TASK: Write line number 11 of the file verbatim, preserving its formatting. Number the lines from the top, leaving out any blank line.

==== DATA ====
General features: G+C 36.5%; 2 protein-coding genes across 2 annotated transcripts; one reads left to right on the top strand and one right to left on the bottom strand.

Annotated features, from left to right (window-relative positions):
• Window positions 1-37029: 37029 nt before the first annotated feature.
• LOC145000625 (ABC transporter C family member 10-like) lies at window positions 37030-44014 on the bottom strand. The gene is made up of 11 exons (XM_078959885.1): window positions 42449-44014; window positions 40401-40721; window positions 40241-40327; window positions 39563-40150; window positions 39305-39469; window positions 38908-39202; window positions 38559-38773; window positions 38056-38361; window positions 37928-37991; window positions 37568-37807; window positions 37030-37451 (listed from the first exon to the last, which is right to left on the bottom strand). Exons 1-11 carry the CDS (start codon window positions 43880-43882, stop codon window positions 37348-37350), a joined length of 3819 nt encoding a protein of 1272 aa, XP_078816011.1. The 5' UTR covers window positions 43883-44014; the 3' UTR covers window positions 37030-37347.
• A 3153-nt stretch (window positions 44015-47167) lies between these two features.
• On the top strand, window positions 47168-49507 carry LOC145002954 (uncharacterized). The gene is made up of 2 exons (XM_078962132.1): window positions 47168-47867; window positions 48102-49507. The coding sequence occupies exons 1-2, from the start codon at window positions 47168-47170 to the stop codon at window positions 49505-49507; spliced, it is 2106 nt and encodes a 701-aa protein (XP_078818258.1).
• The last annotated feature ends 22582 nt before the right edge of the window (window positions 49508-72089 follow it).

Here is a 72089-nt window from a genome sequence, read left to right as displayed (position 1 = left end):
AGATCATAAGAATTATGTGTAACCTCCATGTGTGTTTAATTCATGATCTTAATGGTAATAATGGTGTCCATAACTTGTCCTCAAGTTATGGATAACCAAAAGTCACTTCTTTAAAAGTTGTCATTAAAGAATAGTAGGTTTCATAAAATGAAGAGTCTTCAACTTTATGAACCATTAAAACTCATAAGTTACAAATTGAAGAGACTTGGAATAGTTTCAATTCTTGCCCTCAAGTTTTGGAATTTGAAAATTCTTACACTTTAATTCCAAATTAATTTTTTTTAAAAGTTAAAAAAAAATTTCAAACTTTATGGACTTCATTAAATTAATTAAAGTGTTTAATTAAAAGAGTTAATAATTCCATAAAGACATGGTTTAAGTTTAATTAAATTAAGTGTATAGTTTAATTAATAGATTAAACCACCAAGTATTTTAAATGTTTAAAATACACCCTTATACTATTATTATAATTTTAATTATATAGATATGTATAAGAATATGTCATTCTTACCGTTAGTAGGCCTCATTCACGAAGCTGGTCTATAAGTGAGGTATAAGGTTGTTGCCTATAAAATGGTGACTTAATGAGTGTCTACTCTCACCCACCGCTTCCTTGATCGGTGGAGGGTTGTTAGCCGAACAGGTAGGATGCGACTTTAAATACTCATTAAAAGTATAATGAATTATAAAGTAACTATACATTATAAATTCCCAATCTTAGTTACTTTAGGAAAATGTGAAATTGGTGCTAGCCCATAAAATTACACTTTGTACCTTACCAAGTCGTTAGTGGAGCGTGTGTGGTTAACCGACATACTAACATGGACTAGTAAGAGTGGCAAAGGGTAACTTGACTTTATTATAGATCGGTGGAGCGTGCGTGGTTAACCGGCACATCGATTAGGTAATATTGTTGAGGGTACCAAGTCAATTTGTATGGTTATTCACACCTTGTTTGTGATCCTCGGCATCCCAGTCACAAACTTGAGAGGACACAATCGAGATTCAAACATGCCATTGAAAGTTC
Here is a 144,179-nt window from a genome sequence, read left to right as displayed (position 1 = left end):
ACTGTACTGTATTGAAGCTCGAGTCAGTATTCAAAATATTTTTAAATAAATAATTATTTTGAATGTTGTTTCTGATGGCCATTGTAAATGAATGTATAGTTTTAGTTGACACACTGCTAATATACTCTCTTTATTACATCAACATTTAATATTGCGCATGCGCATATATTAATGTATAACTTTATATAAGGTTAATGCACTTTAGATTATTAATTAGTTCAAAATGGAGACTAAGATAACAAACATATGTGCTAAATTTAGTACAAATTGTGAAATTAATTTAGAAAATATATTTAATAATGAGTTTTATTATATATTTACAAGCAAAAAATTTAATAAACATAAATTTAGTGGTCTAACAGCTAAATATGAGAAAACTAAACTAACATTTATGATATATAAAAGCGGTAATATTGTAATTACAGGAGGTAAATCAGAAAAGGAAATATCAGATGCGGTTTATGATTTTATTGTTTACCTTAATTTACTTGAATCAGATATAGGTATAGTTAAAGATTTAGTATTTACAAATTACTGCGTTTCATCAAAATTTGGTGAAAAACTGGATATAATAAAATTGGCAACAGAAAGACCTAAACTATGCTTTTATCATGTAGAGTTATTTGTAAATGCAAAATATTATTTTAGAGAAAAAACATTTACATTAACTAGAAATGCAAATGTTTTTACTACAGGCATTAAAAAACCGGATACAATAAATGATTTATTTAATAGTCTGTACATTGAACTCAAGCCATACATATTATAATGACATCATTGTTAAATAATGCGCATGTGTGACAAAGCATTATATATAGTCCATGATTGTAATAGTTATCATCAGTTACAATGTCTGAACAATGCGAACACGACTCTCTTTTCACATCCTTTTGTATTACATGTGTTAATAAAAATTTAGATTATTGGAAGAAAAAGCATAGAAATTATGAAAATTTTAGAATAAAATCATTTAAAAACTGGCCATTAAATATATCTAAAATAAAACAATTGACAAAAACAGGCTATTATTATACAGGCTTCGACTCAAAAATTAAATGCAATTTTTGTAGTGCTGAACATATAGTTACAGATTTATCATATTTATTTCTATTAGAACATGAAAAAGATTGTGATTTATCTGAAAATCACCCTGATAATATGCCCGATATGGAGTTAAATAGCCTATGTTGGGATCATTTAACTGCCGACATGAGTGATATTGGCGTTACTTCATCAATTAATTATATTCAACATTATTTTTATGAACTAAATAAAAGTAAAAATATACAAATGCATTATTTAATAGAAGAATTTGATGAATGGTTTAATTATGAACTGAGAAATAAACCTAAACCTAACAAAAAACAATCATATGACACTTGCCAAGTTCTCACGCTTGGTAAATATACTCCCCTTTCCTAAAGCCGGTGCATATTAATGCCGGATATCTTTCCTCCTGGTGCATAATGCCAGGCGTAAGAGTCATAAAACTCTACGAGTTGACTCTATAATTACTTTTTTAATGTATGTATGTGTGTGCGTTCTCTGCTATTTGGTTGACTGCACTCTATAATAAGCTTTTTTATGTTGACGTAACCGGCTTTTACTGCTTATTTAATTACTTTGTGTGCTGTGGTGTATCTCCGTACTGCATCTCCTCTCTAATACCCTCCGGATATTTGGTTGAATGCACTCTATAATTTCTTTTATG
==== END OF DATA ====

ACTGTACTGTATTGAAGCTCGAGTCAGTATTCAAAATATTTTTAAATAAATAATTATTTTGAATGTTGTTTCTGATGGCCATTGTAAATGAATGTATAGTTTTAGTTGACACACTGCTAATATACTCTCTTTATTACATCAACATTTAATATTGCGCATGCGCATATATTAATGTATAACTTTATATAAGGTTAATGCACTTTAGATTATTAATTAGTTCAAAATGGAGACTAAGATAACAAACATATGTGCTAAATTTAGTACAAATTGTGAAATTAATTTAGAAAATATATTTAATAATGAGTTTTATTATATATTTACAAGCAAAAAATTTAATAAACATAAATTTAGTGGTCTAACAGCTAAATATGAGAAAACTAAACTAACATTTATGATATATAAAAGCGGTAATATTGTAATTACAGGAGGTAAATCAGAAAAGGAAATATCAGATGCGGTTTATGATTTTATTGTTTACCTTAATTTACTTGAATCAGATATAGGTATAGTTAAAGATTTAGTATTTACAAATTACTGCGTTTCATCAAAATTTGGTGAAAAACTGGATATAATAAAATTGGCAACAGAAAGACCTAAACTATGCTTTTATCATGTAGAGTTATTTGTAAATGCAAAATATTATTTTAGAGAAAAAACATTTACATTAACTAGAAATGCAAATGTTTTTACTACAGGCATTAAAAAACCGGATACAATAAATGATTTATTTAATAGTCTGTACATTGAACTCAAGCCATACATATTATAATGACATCATTGTTAAATAATGCGCATGTGTGACAAAGCATTATATATAGTCCATGATTGTAATAGTTATCATCAGTTACAATGTCTGAACAATGCGAACACGACTCTCTTTTCACATCCTTTTGTATTACATGTGTTAATAAAAATTTAGATTATTGGAAGAAAAAGCATAGAAATTATGAAAATTTTAGAATAAAATCATTTAAAAACTGGCCATTAAATATATCTAAAATAAAACAATTGACAAAAACAGGCTATTATTATACAGGCTTCGACTCAAAAATTAAATGCAATTTTTGTAGTGCTGAACATATAGTTACAGATTTATCATATTTATTTCTATTAGAACATGAAAAAGATTGTGATTTATCTGAAAATCACCCTGATAATATGCCCGATATGGAGTTAAATAGCCTATGTTGGGATCATTTAACTGCCGACATGAGTGATATTGGCGTTACTTCATCAATTAATTATATTCAACATTATTTTTATGAACTAAATAAAAGTAAAAATATACAAATGCATTATTTAATAGAAGAATTTGATGAATGGTTTAATTATGAACTGAGAAATAAACCTAAACCTAACAAAAAACAATCATATGACACTTGCCAAGTTCTCACGCTTGGTAAATATACTCCCCTTTCCTAAAGCCGGTGCATATTAATGCCGGATATCTTTCCTCCTGGTGCATAATGCCAGGCGTAAGAGTCATAAAACTCTACGAGTTGACTCTATAATTACTTTTTTAATGTATGTATGTGTGTGCGTTCTCTGCTATTTGGTTGACTGCACTCTATAATAAGCTTTTTTATGTTGACGTAACCGGCTTTTACTGCTTATTTAATTACTTTGTGTGCTGTGGTGTATCTCCGTACTGCATCTCCTCTCTAATACCCTCCGGATATTTGGTTGAATGCACTCTATAATTTCTTTTATG